Warning

 

Close

Confirm Action

Are you sure you wish to do this?

Confirm Cancel
Member Login

Site Notices
Posted: 11/14/2011 3:33:48 PM EDT
I had some old light sticks, only about 5 or 6 years old, total failure during this outage recently. Some others, much older, worked fine. I suggest testing your stocks occasionally.
Hand warmers fall in the same category. I didn't use them during the outage but went to use some right before it while at the range and got NOTHING. I was not amused. I didn't expect perfect performance, but at least some heat would have been nice. They were basically slightly above ambient temps and that's it.

I will be changing my stocks of these items more regularly and doing some research into longer lasting brands. Ironically, the light sticks that worked were from Walmart. Worked just fine when the storm knocked out power. I keep one by my bed along with a flashlight and since I knew the power wasn't coming back anytime soon I used that first one to break out a few more. You can imagine my words when only the older ones still worked. I didn't try my newest ones, but I'll make a point of using them on the next outage rather than saving them. It will just have to be something that gets rotated every two years I guess.
Link Posted: 11/14/2011 3:38:37 PM EDT
Good post.

I think heat affects them as well. We store some WalMart light sticks in our cars, and have tested them after a year of Indiana's fluctuating weather (15F to 100F). Total failure on some, and functional on others.
Link Posted: 11/14/2011 4:05:50 PM EDT
All of mine were stored inside in their foil wraps. The hand warmers that failed were kept in my car though, which stays outside. I'll be checking some that were kept inside from the same group.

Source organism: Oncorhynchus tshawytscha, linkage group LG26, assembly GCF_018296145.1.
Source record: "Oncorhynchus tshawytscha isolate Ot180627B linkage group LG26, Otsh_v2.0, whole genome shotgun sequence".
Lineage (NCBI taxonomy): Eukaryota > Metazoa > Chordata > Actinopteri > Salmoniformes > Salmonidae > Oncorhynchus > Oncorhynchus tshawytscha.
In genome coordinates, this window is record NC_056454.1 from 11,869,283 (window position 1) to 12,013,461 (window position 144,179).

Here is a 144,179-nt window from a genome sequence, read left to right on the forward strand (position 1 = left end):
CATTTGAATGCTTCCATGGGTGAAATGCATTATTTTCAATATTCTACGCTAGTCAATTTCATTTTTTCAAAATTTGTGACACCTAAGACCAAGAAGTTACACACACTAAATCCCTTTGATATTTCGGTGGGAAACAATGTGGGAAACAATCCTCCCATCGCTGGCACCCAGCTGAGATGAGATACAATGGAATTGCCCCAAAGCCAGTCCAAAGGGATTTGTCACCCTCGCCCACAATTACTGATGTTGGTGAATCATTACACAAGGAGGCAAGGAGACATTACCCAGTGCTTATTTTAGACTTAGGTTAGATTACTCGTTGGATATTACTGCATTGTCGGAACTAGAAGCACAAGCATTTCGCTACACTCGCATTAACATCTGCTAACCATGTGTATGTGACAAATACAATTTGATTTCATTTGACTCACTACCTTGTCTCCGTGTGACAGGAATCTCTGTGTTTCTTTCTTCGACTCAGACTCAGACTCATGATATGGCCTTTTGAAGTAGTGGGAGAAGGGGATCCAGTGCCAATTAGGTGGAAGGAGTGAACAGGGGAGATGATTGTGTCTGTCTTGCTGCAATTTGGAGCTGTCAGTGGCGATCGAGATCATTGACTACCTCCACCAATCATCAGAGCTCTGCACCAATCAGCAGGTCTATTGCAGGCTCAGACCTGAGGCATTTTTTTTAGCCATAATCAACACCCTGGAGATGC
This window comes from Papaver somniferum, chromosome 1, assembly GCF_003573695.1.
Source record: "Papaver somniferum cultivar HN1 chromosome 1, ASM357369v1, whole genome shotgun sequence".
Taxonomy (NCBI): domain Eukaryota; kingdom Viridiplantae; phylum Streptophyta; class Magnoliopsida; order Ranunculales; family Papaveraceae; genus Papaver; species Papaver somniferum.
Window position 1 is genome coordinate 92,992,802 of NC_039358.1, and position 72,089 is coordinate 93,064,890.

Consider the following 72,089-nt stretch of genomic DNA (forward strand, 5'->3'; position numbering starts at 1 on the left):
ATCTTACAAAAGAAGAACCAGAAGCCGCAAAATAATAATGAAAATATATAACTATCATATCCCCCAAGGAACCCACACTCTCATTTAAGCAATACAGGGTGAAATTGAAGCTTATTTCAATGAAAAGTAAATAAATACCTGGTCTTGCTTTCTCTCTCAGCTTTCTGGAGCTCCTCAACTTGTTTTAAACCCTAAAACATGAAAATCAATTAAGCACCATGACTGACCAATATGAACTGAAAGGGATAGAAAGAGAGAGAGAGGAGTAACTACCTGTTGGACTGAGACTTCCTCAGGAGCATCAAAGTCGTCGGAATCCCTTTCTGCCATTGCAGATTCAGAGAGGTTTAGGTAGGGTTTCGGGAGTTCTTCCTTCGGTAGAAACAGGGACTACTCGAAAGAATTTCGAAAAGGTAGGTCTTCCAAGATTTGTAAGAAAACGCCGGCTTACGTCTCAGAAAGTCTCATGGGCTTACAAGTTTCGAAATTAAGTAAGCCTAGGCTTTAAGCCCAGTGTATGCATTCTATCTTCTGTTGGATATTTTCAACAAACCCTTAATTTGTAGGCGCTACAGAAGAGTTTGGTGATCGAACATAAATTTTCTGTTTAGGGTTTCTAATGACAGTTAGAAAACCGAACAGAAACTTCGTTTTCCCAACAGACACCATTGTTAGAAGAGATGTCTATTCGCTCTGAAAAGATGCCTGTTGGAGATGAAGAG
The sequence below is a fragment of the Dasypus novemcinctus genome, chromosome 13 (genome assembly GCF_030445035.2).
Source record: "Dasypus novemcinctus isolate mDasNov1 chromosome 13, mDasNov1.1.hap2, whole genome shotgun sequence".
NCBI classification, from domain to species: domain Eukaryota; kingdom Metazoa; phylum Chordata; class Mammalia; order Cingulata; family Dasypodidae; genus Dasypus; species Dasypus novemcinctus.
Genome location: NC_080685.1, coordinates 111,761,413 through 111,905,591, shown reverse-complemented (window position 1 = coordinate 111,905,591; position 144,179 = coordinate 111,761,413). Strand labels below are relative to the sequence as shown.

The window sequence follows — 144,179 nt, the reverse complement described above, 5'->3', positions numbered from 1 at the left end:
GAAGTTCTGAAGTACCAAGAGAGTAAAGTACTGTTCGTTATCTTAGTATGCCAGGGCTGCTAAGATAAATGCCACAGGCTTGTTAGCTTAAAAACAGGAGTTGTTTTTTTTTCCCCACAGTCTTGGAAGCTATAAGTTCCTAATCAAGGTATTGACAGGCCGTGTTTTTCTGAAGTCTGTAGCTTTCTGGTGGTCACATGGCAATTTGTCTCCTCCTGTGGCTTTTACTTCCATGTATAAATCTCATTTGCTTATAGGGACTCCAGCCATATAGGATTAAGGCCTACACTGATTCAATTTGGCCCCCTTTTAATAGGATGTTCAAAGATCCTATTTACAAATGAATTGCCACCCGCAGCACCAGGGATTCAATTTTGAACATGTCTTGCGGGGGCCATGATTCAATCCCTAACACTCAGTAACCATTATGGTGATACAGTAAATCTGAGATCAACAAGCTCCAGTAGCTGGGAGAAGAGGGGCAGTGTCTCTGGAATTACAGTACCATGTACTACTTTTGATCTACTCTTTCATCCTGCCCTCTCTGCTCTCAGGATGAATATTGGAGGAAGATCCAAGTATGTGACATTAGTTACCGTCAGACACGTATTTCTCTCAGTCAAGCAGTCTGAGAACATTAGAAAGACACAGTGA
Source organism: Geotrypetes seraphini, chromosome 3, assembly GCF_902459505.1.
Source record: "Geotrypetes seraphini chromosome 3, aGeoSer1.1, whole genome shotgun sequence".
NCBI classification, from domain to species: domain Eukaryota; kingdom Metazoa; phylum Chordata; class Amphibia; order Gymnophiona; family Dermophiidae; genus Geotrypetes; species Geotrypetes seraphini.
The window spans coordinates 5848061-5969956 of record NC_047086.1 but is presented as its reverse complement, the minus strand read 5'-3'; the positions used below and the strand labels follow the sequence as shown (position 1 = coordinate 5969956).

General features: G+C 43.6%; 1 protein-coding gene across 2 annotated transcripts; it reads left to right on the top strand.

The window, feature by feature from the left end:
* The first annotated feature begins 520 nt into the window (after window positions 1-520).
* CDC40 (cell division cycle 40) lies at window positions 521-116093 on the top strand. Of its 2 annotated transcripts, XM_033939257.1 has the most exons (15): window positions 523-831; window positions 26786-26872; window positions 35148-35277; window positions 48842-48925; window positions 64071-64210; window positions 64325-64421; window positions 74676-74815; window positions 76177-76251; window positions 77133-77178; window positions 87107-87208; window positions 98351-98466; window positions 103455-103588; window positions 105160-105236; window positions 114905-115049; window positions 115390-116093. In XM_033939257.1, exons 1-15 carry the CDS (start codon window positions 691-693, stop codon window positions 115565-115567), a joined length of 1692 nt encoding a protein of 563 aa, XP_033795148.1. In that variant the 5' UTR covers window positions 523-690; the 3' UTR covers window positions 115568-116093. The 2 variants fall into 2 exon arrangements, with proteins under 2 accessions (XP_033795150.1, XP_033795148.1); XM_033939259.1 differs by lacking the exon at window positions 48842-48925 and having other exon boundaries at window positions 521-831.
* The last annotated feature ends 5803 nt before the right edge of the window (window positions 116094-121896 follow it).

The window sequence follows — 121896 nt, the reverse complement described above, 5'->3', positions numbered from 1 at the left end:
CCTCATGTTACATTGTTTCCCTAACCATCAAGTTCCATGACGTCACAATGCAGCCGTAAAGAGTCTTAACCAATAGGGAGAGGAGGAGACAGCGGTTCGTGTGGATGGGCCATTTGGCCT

Link Posted: 11/14/2011 5:00:00 PM EDT
I have about 50 of the Calalume' brand types-from 1998! yup, they have dulled a little, but I tried an experiment a few months back
during inventory and culling of the gear- ten sticks lit all at the same time will light up a bed room enough to see and get around by.

I am just keeping them now to see how long they will last! If I have half of what I have on hand lite up in January 2012 I am going to
buy 50 more

12 years even having to be used 10 at a time, is still very good performance
Link Posted: 11/14/2011 5:03:12 PM EDT
I had poor luck with a few purchased at Walmart, stored indoors, and used within a year.
Link Posted: 11/14/2011 5:09:52 PM EDT
We buy a couple of dozen each year, then let the kids use last year's during camping trips. Keeps them rotated...

Link Posted: 11/14/2011 7:06:33 PM EDT
Good to know, I'll have to look into those. I think I'm going to buy a case or two, split the cost with my buddy I prep with.

One of the things we found with this storm was that some of our preps were great and others were lacking. Light was a major item that we lacked when not using the generator. We had a number of good flashlights, but area light was lacking when the generator wasn't running or in areas not covered by it. We need a couple more lanterns. Battery powered with rechargeable batteries would be fine for us, but at least one fuel powered I think, just in case.

A bunch of cyalumes make life easier in the early stages and as disposable markers. Hang them on door knobs, toss one or two in a hallway so you can walk between lit areas without bothering with a flashlight.... Use them to provide light until you dig out another light source... That's always been my primary purpose, but also as markers to leave on things.
Link Posted: 11/14/2011 8:15:23 PM EDT
[Last Edit: 11/14/2011 8:16:05 PM EDT by Skibane]
Originally Posted By Remyrw:
I will be changing my stocks of these items more regularly and doing some research into longer lasting brands.


Just store 'em in the fridge next time.

Just about anything that relies on chemical reactions to operate will degrade over time - and the speed of that degradation depends GREATLY on the storage temperature. Cool storage temperature = Much, MUCH longer shelf life.

Drugs, batteries, light sticks - They all belong in the fridge.

Link Posted: 11/14/2011 9:22:26 PM EDT
I bought some old Blackhawk brand lightsticks that were on clearance about a year ago. They worked well. But I have noticed some cheaper kids brands failing.Is there a quality manufacturer that this forum would reccommend?
Link Posted: 11/15/2011 5:57:27 AM EDT
Originally Posted By Calhoun123: